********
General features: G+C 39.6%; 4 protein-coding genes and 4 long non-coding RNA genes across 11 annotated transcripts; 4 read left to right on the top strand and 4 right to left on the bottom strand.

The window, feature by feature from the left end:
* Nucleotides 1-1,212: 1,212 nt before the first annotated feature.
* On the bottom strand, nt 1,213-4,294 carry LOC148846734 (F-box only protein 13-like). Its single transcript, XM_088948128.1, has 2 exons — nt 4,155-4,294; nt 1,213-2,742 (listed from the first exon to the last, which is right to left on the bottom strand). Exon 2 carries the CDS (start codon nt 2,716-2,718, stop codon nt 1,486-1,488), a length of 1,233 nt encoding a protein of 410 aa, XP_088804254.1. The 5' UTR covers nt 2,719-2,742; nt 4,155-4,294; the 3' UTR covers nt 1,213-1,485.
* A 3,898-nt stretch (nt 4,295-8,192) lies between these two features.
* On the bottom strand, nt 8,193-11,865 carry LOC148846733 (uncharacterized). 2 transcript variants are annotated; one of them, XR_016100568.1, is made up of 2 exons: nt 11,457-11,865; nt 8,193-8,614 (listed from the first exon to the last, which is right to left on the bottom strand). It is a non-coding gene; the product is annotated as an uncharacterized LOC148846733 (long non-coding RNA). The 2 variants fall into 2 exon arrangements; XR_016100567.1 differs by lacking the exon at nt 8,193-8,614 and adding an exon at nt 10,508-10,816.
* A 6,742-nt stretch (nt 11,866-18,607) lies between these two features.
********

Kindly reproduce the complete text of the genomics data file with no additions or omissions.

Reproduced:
General features: G+C 39.6%; 4 protein-coding genes and 4 long non-coding RNA genes across 11 annotated transcripts; 4 read left to right on the top strand and 4 right to left on the bottom strand.

The window, feature by feature from the left end:
* Nucleotides 1-1,212: 1,212 nt before the first annotated feature.
* On the bottom strand, nt 1,213-4,294 carry LOC148846734 (F-box only protein 13-like). Its single transcript, XM_088948128.1, has 2 exons — nt 4,155-4,294; nt 1,213-2,742 (listed from the first exon to the last, which is right to left on the bottom strand). Exon 2 carries the CDS (start codon nt 2,716-2,718, stop codon nt 1,486-1,488), a length of 1,233 nt encoding a protein of 410 aa, XP_088804254.1. The 5' UTR covers nt 2,719-2,742; nt 4,155-4,294; the 3' UTR covers nt 1,213-1,485.
* A 3,898-nt stretch (nt 4,295-8,192) lies between these two features.
* On the bottom strand, nt 8,193-11,865 carry LOC148846733 (uncharacterized). 2 transcript variants are annotated; one of them, XR_016100568.1, is made up of 2 exons: nt 11,457-11,865; nt 8,193-8,614 (listed from the first exon to the last, which is right to left on the bottom strand). It is a non-coding gene; the product is annotated as an uncharacterized LOC148846733 (long non-coding RNA). The 2 variants fall into 2 exon arrangements; XR_016100567.1 differs by lacking the exon at nt 8,193-8,614 and adding an exon at nt 10,508-10,816.
* A 6,742-nt stretch (nt 11,866-18,607) lies between these two features.